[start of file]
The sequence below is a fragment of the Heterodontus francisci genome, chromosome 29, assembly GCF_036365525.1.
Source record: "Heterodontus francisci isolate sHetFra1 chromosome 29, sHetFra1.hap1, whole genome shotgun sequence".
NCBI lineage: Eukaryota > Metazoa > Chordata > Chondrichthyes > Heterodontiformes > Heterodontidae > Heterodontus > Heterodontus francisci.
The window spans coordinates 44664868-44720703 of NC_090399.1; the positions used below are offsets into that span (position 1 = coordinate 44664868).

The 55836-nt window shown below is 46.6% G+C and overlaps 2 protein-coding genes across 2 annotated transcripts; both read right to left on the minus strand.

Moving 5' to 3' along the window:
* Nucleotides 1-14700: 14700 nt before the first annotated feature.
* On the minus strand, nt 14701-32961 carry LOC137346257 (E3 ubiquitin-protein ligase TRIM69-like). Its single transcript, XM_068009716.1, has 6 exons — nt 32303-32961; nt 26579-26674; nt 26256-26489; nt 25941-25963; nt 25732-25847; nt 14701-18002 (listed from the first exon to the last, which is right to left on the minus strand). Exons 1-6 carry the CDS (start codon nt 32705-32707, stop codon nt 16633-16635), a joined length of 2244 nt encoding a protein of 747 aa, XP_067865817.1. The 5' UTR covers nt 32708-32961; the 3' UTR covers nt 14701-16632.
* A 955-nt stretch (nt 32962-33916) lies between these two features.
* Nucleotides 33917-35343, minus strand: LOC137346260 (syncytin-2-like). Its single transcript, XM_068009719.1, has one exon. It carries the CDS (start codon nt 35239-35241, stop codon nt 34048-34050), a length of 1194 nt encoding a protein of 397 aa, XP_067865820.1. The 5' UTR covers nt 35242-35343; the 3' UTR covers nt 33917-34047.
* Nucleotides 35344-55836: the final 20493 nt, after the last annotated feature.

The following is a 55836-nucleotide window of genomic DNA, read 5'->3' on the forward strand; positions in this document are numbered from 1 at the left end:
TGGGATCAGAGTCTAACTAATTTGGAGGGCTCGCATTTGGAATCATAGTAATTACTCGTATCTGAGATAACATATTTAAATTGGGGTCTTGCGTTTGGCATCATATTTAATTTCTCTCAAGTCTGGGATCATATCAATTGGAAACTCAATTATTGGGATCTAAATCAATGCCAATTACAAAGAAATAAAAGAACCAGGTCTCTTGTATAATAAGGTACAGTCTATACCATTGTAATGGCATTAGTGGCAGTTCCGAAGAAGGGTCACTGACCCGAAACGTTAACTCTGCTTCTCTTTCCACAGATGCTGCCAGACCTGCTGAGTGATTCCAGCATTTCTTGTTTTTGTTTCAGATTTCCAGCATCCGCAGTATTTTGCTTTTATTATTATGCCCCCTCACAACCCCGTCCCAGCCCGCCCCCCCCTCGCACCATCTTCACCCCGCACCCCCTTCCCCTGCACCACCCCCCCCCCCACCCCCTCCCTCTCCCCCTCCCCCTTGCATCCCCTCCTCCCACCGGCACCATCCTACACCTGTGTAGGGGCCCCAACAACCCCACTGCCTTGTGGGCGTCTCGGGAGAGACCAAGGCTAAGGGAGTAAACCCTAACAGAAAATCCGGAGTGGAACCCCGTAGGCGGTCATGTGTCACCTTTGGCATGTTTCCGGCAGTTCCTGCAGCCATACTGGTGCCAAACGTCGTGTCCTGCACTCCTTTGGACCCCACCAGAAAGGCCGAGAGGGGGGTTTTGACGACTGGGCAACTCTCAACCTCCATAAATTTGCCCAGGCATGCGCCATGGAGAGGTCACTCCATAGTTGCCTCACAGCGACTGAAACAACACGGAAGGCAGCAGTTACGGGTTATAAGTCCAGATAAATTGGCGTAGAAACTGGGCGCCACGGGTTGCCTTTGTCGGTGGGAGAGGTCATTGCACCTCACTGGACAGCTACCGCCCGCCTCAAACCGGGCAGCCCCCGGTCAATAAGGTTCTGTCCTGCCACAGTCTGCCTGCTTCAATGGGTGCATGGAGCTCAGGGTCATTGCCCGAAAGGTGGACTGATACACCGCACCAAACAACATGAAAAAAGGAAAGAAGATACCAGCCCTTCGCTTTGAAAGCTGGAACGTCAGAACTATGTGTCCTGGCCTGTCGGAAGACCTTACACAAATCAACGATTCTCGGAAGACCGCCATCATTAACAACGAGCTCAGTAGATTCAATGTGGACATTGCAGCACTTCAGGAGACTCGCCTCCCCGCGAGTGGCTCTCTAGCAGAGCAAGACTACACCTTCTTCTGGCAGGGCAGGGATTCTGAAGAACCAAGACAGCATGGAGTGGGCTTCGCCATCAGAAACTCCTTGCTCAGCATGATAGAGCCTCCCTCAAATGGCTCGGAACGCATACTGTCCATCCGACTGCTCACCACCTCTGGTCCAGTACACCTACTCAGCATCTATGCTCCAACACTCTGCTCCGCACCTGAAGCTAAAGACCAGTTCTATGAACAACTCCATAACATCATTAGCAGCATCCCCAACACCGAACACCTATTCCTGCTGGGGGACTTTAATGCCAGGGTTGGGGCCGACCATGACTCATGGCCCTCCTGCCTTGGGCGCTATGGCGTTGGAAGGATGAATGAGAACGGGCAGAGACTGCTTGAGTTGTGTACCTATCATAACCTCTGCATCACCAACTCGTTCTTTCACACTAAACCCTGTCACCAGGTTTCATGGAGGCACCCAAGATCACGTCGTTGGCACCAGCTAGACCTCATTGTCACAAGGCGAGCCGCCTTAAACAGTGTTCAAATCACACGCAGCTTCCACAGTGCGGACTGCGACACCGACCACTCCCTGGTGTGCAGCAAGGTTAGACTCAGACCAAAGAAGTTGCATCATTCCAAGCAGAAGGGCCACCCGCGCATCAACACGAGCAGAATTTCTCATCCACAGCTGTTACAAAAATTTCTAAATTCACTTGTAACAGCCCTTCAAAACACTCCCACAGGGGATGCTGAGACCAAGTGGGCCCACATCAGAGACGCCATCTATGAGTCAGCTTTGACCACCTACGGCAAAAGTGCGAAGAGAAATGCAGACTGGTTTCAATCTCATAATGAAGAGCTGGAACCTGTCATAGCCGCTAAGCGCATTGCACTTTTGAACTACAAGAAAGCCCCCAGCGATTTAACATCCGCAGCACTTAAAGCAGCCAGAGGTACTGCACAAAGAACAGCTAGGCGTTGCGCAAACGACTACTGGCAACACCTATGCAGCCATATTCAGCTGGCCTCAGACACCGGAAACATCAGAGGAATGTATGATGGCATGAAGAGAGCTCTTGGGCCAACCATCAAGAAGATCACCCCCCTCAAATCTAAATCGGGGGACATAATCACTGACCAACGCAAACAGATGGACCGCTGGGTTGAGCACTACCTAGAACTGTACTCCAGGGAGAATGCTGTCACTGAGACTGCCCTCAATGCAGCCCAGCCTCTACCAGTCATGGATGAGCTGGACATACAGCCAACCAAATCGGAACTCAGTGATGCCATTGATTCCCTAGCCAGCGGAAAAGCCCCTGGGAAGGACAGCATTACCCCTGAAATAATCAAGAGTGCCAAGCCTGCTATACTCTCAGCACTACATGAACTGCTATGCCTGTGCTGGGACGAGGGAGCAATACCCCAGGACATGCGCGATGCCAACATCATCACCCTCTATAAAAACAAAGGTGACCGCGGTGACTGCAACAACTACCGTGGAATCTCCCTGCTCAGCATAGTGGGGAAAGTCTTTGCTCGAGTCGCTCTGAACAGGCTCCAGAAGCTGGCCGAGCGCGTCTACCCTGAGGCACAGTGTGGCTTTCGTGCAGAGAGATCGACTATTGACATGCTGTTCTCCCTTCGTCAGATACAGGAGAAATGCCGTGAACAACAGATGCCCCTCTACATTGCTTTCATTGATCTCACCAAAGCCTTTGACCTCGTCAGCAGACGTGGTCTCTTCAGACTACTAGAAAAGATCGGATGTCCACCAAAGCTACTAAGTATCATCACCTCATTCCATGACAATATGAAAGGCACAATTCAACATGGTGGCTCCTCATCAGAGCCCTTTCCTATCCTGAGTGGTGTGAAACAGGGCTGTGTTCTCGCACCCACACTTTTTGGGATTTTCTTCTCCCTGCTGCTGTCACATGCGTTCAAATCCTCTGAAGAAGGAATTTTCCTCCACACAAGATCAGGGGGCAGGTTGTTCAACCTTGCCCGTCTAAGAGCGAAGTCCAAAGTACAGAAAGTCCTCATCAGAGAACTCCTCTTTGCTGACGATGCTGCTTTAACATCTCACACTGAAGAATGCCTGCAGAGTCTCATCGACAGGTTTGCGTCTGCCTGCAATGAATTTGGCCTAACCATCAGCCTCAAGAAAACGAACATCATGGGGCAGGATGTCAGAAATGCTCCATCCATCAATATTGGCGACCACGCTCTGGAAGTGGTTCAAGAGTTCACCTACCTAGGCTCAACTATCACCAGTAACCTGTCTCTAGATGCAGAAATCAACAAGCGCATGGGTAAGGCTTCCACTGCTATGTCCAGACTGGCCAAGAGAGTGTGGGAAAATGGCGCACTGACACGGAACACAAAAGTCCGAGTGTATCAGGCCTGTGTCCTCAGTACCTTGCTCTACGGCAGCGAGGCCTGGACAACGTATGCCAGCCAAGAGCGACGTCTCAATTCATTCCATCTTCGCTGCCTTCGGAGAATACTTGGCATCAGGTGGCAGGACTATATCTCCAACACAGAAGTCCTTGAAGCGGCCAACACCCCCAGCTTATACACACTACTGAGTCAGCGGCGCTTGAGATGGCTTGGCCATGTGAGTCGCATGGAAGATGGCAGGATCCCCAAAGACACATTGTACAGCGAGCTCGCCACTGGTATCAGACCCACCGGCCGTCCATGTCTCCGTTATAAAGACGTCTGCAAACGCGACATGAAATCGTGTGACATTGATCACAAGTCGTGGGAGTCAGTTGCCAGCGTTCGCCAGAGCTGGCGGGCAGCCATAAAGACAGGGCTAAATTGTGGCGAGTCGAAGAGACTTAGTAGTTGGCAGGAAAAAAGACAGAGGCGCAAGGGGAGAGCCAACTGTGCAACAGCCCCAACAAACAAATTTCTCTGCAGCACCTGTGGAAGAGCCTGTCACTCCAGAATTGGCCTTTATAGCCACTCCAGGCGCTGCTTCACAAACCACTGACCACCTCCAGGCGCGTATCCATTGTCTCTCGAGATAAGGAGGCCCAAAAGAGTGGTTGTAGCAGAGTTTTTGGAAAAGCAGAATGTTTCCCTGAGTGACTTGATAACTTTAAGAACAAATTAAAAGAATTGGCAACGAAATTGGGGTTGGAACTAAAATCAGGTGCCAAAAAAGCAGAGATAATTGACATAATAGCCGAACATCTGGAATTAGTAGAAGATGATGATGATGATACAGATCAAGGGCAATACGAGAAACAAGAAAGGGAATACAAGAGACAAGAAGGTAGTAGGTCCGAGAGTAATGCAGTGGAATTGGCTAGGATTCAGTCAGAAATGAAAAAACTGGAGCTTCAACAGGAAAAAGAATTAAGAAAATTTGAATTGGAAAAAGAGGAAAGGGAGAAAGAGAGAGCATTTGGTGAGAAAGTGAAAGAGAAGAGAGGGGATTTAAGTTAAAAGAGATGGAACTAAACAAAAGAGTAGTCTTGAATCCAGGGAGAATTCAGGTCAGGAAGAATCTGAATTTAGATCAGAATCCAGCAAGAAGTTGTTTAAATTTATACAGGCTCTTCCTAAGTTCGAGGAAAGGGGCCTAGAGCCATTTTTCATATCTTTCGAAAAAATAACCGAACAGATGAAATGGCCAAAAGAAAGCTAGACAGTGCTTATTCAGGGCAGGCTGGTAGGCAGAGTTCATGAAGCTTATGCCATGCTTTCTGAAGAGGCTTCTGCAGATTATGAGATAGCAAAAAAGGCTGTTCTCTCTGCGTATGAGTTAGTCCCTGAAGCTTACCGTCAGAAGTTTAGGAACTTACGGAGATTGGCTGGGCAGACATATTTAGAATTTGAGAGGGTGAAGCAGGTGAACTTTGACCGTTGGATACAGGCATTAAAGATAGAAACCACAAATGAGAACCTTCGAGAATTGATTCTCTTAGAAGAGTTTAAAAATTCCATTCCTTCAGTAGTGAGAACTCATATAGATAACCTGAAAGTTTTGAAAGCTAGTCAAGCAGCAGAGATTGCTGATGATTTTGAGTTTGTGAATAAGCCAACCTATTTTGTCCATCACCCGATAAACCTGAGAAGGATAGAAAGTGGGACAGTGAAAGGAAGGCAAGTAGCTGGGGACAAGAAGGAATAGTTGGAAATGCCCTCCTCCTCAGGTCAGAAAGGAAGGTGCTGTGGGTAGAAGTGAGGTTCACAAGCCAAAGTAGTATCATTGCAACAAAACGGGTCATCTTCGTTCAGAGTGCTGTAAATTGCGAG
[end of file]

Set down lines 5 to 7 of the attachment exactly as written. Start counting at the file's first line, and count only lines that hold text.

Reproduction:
The 55836-nt window shown below is 46.6% G+C and overlaps 2 protein-coding genes across 2 annotated transcripts; both read right to left on the minus strand.

Moving 5' to 3' along the window:
* Nucleotides 1-14700: 14700 nt before the first annotated feature.